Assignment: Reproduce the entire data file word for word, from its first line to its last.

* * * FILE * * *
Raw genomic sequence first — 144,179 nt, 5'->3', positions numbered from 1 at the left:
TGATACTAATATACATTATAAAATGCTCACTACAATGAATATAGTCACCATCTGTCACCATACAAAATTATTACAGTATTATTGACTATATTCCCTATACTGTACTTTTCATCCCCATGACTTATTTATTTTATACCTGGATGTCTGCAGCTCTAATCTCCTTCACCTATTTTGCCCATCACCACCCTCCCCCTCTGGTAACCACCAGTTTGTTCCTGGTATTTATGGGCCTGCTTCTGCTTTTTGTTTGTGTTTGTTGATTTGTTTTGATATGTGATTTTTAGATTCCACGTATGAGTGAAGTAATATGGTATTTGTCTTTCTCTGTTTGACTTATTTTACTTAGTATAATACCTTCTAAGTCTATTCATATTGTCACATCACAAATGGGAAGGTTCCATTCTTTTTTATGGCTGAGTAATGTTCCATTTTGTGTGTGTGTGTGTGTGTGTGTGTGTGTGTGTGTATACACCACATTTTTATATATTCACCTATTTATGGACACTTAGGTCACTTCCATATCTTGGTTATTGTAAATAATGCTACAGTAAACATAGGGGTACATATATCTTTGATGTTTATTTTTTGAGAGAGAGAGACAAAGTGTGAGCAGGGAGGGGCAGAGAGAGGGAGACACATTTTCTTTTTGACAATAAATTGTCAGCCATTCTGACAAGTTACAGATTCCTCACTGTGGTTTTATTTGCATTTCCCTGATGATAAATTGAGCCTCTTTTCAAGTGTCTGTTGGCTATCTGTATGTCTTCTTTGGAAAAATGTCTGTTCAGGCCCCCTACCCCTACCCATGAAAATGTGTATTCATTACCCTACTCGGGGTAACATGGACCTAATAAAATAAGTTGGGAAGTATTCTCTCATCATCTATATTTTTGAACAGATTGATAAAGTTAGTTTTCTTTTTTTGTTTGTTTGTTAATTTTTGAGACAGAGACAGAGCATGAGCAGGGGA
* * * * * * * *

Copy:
Raw genomic sequence first — 144,179 nt, 5'->3', positions numbered from 1 at the left:
TGATACTAATATACATTATAAAATGCTCACTACAATGAATATAGTCACCATCTGTCACCATACAAAATTATTACAGTATTATTGACTATATTCCCTATACTGTACTTTTCATCCCCATGACTTATTTATTTTATACCTGGATGTCTGCAGCTCTAATCTCCTTCACCTATTTTGCCCATCACCACCCTCCCCCTCTGGTAACCACCAGTTTGTTCCTGGTATTTATGGGCCTGCTTCTGCTTTTTGTTTGTGTTTGTTGATTTGTTTTGATATGTGATTTTTAGATTCCACGTATGAGTGAAGTAATATGGTATTTGTCTTTCTCTGTTTGACTTATTTTACTTAGTATAATACCTTCTAAGTCTATTCATATTGTCACATCACAAATGGGAAGGTTCCATTCTTTTTTATGGCTGAGTAATGTTCCATTTTGTGTGTGTGTGTGTGTGTGTGTGTGTGTGTGTGTATACACCACATTTTTATATATTCACCTATTTATGGACACTTAGGTCACTTCCATATCTTGGTTATTGTAAATAATGCTACAGTAAACATAGGGGTACATATATCTTTGATGTTTATTTTTTGAGAGAGAGAGACAAAGTGTGAGCAGGGAGGGGCAGAGAGAGGGAGACACATTTTCTTTTTGACAATAAATTGTCAGCCATTCTGACAAGTTACAGATTCCTCACTGTGGTTTTATTTGCATTTCCCTGATGATAAATTGAGCCTCTTTTCAAGTGTCTGTTGGCTATCTGTATGTCTTCTTTGGAAAAATGTCTGTTCAGGCCCCCTACCCCTACCCATGAAAATGTGTATTCATTACCCTACTCGGGGTAACATGGACCTAATAAAATAAGTTGGGAAGTATTCTCTCATCATCTATATTTTTGAACAGATTGATAAAGTTAGTTTTCTTTTTTTGTTTGTTTGTTAATTTTTGAGACAGAGACAGAGCATGAGCAGGGGA